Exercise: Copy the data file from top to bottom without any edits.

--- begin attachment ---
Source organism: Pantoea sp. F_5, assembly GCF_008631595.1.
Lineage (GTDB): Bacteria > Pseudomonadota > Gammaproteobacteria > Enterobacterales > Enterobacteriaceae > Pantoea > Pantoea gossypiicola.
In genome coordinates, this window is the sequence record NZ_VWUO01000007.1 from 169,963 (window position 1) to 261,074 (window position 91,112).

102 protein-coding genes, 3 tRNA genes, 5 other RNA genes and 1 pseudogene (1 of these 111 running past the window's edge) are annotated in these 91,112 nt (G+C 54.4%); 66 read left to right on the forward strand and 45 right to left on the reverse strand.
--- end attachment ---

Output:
Source organism: Pantoea sp. F_5, assembly GCF_008631595.1.
Lineage (GTDB): Bacteria > Pseudomonadota > Gammaproteobacteria > Enterobacterales > Enterobacteriaceae > Pantoea > Pantoea gossypiicola.
In genome coordinates, this window is the sequence record NZ_VWUO01000007.1 from 169,963 (window position 1) to 261,074 (window position 91,112).

102 protein-coding genes, 3 tRNA genes, 5 other RNA genes and 1 pseudogene (1 of these 111 running past the window's edge) are annotated in these 91,112 nt (G+C 54.4%); 66 read left to right on the forward strand and 45 right to left on the reverse strand.